The Peter Principles (Ch. 8) – That time Peter Angelos tried to buy the Washington Redskins

June 28, 2017 | Nestor Aparicio

for D.C.’s competitive teams under Joe Gibbs and the Hogs. It truly spoke to Angelos’ lack of knowledge in regard to local sports and fans to think that he’d be interested in buying the hated Redskins and still be able to call himself a legitimate Baltimorean. Certainly, Ravens fans thought it was heresy at the time. Even his Orioles partner and famed author Tom Clancy, who would’ve far preferred to be a majority NFL owner than a minority MLB owner, said: “I’d sell my children to the gypsies before I’d support the Redskins.”

But, Angelos, seeking more profit and fame, marched ahead telling Mark Hyman of Business Week a month later, “Why wouldn’t I be interested in an economically successful franchise?”

The magazine also had this footnote: “If he owned the Redskins, I believe it would help him block a baseball team in the metropolitan Washington area,” says Thomas V. “Mike” Miller Jr., president of the Maryland state senate and a longtime Redskins season-ticket holder. “He’d have an inordinate amount of influence. Fact is, he’d be king of the franchises in the Washington region.”

Meanwhile, columnist Thomas Boswell of The Washington Post had more to say a week later:

Ever since it was reported last week that the Orioles owner had informed baseball commissioner Bud Selig that he intended to pursue the Redskins, local wits have been in heaven. Angelos styles himself as the quintessential native Baltimorean, not Washingtonian. He’s the sworn enemy of baseball for Washington. But now he wants to buy the city’s favorite team – for $450 million or more. Is this a joke?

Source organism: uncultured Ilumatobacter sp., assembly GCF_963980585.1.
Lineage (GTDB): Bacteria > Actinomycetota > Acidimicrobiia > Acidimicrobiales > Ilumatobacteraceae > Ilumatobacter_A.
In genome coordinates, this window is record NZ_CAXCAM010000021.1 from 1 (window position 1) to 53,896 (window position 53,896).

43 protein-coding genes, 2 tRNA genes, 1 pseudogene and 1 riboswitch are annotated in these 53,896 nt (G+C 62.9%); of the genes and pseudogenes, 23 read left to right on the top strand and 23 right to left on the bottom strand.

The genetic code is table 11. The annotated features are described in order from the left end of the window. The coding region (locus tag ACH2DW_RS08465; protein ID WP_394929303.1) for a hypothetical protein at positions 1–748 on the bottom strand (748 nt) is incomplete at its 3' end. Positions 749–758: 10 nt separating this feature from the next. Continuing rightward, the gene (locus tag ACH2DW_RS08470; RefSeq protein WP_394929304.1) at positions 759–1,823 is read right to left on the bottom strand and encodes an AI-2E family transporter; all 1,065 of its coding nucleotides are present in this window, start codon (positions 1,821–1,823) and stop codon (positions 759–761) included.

It was not a joke.

Angelos was sounding off that he was a serious bidder and believed owning teams in both sports would add to his cache and personal portfolio of significance. He was already courting Washington sports fans via the Orioles, and routinely attracting bigwig Washington politicians at Camden Yards. “Why not own the Washington Redskins?,” he thought.

He had flown to Los Angeles to try to win the Rams. He was the legitimate high bidder to purchase the Tampa Bay Buccaneers and wasn’t allowed into the NFL fraternity. And then Arthur Modell, who’d he already offended with some comments at a society event during the Ravens first year in Baltimore, brought a vagabond team in purple Barney outfits into his parking lot, which infuriated him.

And now the Redskins were sitting on the “open” market and he had the money and the desire to be an NFL owner.

As it became clear that the younger John Cooke would be unable to control the team and the estate taxes were too deep of a burden, the Redskins were put on the bidding block in the spring of 1999. The NFL believed the team was worth $800 million.

On April 13, Angelos said that he thought the money and the bidding process were awry.

“Our review of the numbers of all the details pertinent to the franchise did not establish that kind of a value [$800 million],” Angelos told The Sun. “You wouldn’t have sufficient funds to build a winner, which is the ultimate goal. It’s a great franchise, but it has to have a sound financial basis if I’m going to become involved.” Angelos wasn’t happy that the trustees used a blind